You do not need to send a note for a thank you gift. So if you are a bridesmaid and the bride gives you a little gift to thank you for your help and participation, leave it at that,  lest you end up in a never ending circle of thanking.

Step 2: How does this person want to be addressed?

When in doubt, use Mr./Ms. Firstnames Lastnames on both the envelope and salutation. I generally like doing something like Mr. Obediah Pennywitt and Mrs. Lucreca Pennywitt, instead of Mr. and Mrs. Obediah Pennywitt, because we’re all modern people who understand women have their own first names. But if you know how said person wants to be addressed, use that. If you’re a bit closer to the person in question, you can just use their first names in the salutation. For example, address Ms. Muffy MacSween on the envelope, and say “Dear Muffy” on the inside. For your signature, the rule is to go as formal as you’ve addressed them. If you said “Dear Ms. Muffy MacSween,” sign your full first and last name. If you said “Dear Muffy,” your first name will suffice.

Step 3: What do you actually write?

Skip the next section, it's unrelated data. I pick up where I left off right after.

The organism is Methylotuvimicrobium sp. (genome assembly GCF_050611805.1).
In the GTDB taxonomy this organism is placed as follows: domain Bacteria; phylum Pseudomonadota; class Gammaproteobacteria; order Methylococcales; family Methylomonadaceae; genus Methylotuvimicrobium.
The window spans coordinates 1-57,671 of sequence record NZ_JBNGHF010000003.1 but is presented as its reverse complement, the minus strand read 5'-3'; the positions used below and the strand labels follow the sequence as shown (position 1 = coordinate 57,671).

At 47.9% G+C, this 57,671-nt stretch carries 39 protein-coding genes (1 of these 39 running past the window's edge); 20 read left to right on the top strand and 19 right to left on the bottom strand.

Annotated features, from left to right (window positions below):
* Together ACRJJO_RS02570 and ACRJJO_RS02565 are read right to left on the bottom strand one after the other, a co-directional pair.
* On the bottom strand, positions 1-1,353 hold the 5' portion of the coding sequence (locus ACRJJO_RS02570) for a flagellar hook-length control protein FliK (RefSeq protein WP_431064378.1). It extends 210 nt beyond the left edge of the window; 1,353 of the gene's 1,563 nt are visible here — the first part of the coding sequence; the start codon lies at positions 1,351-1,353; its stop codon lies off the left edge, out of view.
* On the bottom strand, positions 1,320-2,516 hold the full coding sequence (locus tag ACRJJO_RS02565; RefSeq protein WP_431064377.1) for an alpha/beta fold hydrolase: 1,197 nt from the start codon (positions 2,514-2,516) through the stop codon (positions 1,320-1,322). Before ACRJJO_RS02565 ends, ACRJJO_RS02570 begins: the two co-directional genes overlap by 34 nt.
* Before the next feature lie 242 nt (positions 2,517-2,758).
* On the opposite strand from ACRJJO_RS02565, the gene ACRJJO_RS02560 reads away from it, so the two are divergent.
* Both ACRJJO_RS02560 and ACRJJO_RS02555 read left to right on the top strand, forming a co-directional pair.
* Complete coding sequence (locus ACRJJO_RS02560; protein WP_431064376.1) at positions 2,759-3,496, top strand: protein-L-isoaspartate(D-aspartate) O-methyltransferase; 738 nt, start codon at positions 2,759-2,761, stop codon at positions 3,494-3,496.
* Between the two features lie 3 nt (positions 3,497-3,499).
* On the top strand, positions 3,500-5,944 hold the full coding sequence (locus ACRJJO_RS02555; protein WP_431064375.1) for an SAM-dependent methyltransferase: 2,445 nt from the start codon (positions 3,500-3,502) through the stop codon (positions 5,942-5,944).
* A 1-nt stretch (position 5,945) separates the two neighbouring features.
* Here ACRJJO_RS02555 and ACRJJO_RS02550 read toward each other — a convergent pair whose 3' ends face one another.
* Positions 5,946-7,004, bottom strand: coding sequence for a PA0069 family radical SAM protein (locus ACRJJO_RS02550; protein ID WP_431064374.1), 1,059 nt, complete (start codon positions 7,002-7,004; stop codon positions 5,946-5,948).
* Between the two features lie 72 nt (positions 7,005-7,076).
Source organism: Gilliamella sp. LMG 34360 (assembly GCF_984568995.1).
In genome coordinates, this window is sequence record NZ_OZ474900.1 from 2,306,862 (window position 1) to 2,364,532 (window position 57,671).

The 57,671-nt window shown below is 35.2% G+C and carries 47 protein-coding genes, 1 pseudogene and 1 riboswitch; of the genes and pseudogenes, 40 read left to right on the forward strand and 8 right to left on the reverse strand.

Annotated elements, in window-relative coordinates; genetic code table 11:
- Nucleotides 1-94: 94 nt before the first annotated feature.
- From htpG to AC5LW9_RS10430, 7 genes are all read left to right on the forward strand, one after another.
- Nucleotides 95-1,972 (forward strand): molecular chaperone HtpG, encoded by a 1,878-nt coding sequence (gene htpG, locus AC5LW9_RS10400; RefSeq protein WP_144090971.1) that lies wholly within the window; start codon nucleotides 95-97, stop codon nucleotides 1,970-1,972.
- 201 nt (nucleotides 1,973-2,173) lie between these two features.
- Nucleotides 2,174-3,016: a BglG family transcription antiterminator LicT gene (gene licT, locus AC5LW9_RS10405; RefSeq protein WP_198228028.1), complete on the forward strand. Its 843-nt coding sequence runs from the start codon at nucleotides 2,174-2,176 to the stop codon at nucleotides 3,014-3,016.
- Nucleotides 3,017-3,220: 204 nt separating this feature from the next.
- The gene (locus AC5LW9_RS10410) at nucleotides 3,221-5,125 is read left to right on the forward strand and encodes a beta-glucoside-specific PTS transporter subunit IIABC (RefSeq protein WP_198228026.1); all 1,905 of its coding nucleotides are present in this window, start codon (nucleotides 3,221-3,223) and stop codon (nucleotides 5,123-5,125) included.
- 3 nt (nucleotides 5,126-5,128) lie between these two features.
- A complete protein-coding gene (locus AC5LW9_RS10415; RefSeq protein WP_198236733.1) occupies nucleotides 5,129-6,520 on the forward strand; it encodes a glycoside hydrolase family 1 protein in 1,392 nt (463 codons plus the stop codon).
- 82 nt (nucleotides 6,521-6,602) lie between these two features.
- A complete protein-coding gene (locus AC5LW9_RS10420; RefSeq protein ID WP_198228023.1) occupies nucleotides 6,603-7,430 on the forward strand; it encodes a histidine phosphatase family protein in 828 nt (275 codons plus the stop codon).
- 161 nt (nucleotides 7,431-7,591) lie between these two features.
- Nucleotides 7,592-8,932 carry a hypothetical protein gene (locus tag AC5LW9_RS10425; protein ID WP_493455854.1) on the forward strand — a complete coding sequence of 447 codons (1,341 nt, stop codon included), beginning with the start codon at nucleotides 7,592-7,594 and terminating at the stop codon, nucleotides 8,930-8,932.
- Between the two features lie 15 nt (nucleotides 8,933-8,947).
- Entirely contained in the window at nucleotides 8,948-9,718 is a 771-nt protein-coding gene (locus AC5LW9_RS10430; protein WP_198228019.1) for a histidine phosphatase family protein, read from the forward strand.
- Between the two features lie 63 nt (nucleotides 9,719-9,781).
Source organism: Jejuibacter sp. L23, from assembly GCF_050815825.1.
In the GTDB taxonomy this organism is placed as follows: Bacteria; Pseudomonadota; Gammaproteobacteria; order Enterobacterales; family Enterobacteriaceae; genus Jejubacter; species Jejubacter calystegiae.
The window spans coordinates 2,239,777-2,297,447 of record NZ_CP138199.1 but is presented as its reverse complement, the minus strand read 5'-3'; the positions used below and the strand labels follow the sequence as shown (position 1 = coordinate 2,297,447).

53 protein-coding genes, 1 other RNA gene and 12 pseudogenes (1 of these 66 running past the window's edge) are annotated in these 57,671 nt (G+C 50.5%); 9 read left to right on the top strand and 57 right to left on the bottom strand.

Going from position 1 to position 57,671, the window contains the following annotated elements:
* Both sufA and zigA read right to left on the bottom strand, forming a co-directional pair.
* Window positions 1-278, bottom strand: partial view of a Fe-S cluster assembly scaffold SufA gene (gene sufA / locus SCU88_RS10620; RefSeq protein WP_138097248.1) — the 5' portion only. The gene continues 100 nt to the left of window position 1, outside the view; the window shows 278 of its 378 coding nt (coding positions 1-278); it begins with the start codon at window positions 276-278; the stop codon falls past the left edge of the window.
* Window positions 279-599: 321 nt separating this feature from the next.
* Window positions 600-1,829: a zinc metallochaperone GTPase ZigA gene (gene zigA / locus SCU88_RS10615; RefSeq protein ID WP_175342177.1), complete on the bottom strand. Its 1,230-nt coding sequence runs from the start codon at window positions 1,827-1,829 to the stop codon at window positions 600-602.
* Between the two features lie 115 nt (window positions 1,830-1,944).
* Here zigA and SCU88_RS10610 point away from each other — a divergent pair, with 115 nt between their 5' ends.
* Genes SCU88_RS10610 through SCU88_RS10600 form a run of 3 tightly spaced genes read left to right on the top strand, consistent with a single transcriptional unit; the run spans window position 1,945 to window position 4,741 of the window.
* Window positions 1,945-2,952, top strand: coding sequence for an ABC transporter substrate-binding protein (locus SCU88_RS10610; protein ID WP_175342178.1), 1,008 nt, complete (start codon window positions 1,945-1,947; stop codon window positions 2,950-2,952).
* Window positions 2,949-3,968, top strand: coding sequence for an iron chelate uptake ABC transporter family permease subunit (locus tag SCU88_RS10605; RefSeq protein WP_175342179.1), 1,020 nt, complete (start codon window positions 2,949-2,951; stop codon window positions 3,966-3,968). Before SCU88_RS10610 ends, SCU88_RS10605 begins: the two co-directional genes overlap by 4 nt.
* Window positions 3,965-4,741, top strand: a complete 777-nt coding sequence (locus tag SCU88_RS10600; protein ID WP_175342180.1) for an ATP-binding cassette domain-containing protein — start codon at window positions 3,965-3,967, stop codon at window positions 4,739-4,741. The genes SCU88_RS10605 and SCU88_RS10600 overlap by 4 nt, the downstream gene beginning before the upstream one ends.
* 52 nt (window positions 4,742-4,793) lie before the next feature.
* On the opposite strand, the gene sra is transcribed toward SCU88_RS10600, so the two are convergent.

As usual, this depends on the situation, and on your relationship with the recipient. But whatever you do, make it personal. Saying “Thank you very much for the gift/meeting/reference, it was very nice” makes it sound like you’re 11-years-old and your mother is hovering over you and forcing you to write. Once, a friend’s mom got a note for a Bat Mitzvah present that said just “Thank you for the $50.” Don’t be that girl/boy/cat.

Did someone get you a nice gift? Tell them how you plan to use it. Cash? Say how generous it is and what you may be saving up for, but don’t mention the exact dollar amount. Did you meet with someone in your field who gave you some good advice? Tell them how it’s helped you, or a specific situation in which you’ve used it. It doesn’t have to be any longer than 3-4 lines.

Step 4: The tricky stuff.